Thursday, December 1, 2011


I am still hoping that American bankers long remember the bitter lessons of Wachovia's compliance malpractice, and the fatal consequences thereof. For a number of years, I watched in amazement, whilst the bank desperately tried to upgrade their unsatisfactory Latin American compliance files, whilst it continued to be the only major US bank who were not using World-Check to vet their clients, and whilst its senior compliance staff remained totally monolingual, notwithstanding the bank's immersion in the Mexican market. What on earth were they thinking ? That Mexico's economy had a multi-billion dollar surplus that needed their bank's services ?

 Can any US bank seriously think that they can adequately control risk when dealing with Mexico's casas de cambio? Many of them are believed to be owned or controlled by criminal organisations. You simply cannot win.

Years ago, I gave a private lecture to the officers of one of the most prominent banks in the Dominican Republic. Afterwards, I asked the bank's owner how it deals with Dominican foreign exchange houses, many of whom are suspected of being conduits for drug money. His answer simple; they don't allow any of them to open accounts at his bank.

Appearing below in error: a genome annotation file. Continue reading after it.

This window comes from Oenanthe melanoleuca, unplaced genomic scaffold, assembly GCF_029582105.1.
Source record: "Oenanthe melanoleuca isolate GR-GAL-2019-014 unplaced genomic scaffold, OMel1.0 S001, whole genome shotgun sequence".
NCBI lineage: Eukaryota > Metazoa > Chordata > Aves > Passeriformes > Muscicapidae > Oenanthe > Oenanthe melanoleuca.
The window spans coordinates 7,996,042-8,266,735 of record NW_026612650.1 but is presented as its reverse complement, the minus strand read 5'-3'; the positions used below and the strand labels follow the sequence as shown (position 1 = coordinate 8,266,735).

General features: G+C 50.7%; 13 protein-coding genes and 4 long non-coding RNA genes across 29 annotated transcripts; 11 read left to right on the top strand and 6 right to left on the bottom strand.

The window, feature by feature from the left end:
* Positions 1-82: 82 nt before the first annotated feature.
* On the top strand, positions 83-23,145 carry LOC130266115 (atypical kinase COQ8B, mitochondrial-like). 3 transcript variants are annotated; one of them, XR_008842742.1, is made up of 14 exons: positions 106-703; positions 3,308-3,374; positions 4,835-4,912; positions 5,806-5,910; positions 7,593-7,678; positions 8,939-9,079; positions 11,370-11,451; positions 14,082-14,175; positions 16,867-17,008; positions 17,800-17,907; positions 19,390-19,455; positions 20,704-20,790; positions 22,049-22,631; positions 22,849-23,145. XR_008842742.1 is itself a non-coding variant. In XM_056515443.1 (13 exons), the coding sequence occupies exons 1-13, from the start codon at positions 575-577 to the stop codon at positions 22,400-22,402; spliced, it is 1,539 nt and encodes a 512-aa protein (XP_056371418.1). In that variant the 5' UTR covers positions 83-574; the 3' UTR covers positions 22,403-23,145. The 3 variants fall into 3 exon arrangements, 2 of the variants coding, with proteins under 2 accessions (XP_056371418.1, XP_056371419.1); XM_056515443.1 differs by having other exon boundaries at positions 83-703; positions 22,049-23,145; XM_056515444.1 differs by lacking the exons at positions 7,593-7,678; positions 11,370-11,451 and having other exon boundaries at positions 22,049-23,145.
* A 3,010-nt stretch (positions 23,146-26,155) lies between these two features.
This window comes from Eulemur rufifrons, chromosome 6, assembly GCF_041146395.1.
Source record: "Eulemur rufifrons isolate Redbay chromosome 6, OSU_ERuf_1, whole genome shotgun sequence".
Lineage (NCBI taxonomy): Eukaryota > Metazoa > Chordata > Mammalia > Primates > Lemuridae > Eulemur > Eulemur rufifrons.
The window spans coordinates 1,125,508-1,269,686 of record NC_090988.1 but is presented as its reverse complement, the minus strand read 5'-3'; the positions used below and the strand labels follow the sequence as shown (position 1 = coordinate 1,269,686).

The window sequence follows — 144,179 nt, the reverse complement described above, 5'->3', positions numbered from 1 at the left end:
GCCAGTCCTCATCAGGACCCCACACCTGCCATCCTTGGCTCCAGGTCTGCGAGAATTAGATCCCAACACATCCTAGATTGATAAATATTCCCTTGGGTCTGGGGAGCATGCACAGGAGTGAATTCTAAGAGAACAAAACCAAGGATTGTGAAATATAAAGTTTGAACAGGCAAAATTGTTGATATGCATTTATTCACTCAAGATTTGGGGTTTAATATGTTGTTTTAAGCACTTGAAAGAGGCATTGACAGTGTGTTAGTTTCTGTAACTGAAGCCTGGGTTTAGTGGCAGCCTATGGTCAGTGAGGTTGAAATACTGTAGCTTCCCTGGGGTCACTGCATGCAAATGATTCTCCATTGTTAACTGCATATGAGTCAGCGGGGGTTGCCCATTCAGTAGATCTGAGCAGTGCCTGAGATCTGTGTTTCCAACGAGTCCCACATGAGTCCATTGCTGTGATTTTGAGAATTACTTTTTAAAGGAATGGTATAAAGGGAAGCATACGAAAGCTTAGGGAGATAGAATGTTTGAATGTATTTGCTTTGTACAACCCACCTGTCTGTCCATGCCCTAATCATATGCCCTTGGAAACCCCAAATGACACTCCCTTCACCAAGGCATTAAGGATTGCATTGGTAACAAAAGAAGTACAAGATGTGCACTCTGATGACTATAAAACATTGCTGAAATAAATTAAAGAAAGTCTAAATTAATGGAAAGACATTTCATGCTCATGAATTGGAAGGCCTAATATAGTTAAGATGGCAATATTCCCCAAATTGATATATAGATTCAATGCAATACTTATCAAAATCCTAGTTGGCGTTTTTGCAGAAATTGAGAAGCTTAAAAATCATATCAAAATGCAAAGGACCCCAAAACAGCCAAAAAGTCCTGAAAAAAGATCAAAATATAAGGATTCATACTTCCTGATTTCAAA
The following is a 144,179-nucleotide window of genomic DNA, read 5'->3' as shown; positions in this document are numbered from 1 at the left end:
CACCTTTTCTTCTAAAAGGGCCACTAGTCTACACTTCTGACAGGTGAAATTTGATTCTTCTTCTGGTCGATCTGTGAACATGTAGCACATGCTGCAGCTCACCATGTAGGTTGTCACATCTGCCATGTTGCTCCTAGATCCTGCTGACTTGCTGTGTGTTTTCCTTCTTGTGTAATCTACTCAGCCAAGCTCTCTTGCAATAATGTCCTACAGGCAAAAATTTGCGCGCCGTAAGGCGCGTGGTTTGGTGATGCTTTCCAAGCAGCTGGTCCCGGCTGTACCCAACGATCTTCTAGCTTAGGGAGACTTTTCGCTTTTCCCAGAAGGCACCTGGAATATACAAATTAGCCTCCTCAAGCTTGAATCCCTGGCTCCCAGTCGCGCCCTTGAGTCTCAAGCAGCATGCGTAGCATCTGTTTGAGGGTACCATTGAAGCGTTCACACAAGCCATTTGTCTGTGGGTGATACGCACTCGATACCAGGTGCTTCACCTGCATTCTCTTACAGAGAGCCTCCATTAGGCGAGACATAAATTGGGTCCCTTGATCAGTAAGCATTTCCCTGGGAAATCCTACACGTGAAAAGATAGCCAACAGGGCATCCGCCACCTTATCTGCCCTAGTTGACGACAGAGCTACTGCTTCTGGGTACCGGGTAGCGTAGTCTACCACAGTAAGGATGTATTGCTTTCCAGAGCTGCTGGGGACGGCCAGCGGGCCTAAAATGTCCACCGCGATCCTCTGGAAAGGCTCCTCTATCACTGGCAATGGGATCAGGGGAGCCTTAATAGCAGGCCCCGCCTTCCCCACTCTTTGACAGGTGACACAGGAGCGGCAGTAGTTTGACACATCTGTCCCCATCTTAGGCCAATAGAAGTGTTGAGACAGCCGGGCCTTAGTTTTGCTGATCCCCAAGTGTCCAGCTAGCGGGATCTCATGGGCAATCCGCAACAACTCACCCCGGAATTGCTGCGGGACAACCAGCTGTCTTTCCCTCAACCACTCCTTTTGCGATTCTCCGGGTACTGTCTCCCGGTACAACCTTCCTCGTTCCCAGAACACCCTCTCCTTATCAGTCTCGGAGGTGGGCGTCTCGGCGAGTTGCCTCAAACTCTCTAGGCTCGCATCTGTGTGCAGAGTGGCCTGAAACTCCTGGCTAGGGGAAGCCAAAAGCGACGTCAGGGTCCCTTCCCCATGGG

I know that the US government has a policy of encouraging banks to engage with NBFIs, but when it comes to Mexico, you are literally playing with fire. Not only will US law enforcement agencies and regulatory agencies investigate, target, and possibly cause your bank to be a party to a Cease & Desist order or indictment, but you could incur the displeasure of cartel leaders themselves, with potentially violent consequences when you terminate their window into the US financial system.

Should US banks decline to open any accounts for Mexican casas de cambio ? Should they close all existing accounts ? Unless the bank has actually sent a officer regularly to the Mexican NBFI location, understands exactly what the company's customers to for a living, and who controls the business, I suggest the answer must now be yes, lest your bank end up as a footnote in a criminal case, gone and forgotten, its branches and clients owned by a bank with a better compliance programme.

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